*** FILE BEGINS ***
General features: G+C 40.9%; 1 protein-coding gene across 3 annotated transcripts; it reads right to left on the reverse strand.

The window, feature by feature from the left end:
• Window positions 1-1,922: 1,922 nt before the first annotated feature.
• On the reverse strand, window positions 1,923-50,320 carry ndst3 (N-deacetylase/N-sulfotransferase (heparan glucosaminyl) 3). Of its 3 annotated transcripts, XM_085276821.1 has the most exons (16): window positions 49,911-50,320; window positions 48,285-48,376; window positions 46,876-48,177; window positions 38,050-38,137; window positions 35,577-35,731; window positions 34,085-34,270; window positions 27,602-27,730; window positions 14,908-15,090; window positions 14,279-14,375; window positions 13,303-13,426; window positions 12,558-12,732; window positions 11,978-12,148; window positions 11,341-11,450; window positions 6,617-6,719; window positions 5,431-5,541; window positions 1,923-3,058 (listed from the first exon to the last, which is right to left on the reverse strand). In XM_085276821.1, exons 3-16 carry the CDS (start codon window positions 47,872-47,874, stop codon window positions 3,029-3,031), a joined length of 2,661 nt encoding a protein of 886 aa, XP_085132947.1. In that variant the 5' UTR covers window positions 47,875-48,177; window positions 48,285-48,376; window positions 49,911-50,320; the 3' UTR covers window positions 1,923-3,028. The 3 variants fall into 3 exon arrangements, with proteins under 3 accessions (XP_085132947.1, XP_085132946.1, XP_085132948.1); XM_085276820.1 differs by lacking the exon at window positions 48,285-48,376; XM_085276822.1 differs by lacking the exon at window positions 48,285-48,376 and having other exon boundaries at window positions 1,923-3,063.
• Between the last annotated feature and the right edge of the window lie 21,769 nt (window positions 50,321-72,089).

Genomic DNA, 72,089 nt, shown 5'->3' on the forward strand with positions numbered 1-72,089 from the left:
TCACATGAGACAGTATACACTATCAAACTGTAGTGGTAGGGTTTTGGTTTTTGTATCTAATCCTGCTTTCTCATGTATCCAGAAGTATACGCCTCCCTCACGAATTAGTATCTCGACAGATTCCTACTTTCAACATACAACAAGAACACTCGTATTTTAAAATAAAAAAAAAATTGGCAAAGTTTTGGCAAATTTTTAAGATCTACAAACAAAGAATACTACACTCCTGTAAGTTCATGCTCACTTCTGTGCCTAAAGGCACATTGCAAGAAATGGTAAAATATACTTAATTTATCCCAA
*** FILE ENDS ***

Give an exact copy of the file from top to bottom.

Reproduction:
General features: G+C 40.9%; 1 protein-coding gene across 3 annotated transcripts; it reads right to left on the reverse strand.

The window, feature by feature from the left end:
• Window positions 1-1,922: 1,922 nt before the first annotated feature.
• On the reverse strand, window positions 1,923-50,320 carry ndst3 (N-deacetylase/N-sulfotransferase (heparan glucosaminyl) 3). Of its 3 annotated transcripts, XM_085276821.1 has the most exons (16): window positions 49,911-50,320; window positions 48,285-48,376; window positions 46,876-48,177; window positions 38,050-38,137; window positions 35,577-35,731; window positions 34,085-34,270; window positions 27,602-27,730; window positions 14,908-15,090; window positions 14,279-14,375; window positions 13,303-13,426; window positions 12,558-12,732; window positions 11,978-12,148; window positions 11,341-11,450; window positions 6,617-6,719; window positions 5,431-5,541; window positions 1,923-3,058 (listed from the first exon to the last, which is right to left on the reverse strand). In XM_085276821.1, exons 3-16 carry the CDS (start codon window positions 47,872-47,874, stop codon window positions 3,029-3,031), a joined length of 2,661 nt encoding a protein of 886 aa, XP_085132947.1. In that variant the 5' UTR covers window positions 47,875-48,177; window positions 48,285-48,376; window positions 49,911-50,320; the 3' UTR covers window positions 1,923-3,028. The 3 variants fall into 3 exon arrangements, with proteins under 3 accessions (XP_085132947.1, XP_085132946.1, XP_085132948.1); XM_085276820.1 differs by lacking the exon at window positions 48,285-48,376; XM_085276822.1 differs by lacking the exon at window positions 48,285-48,376 and having other exon boundaries at window positions 1,923-3,063.
• Between the last annotated feature and the right edge of the window lie 21,769 nt (window positions 50,321-72,089).

Genomic DNA, 72,089 nt, shown 5'->3' on the forward strand with positions numbered 1-72,089 from the left:
TCACATGAGACAGTATACACTATCAAACTGTAGTGGTAGGGTTTTGGTTTTTGTATCTAATCCTGCTTTCTCATGTATCCAGAAGTATACGCCTCCCTCACGAATTAGTATCTCGACAGATTCCTACTTTCAACATACAACAAGAACACTCGTATTTTAAAATAAAAAAAAAATTGGCAAAGTTTTGGCAAATTTTTAAGATCTACAAACAAAGAATACTACACTCCTGTAAGTTCATGCTCACTTCTGTGCCTAAAGGCACATTGCAAGAAATGGTAAAATATACTTAATTTATCCCAA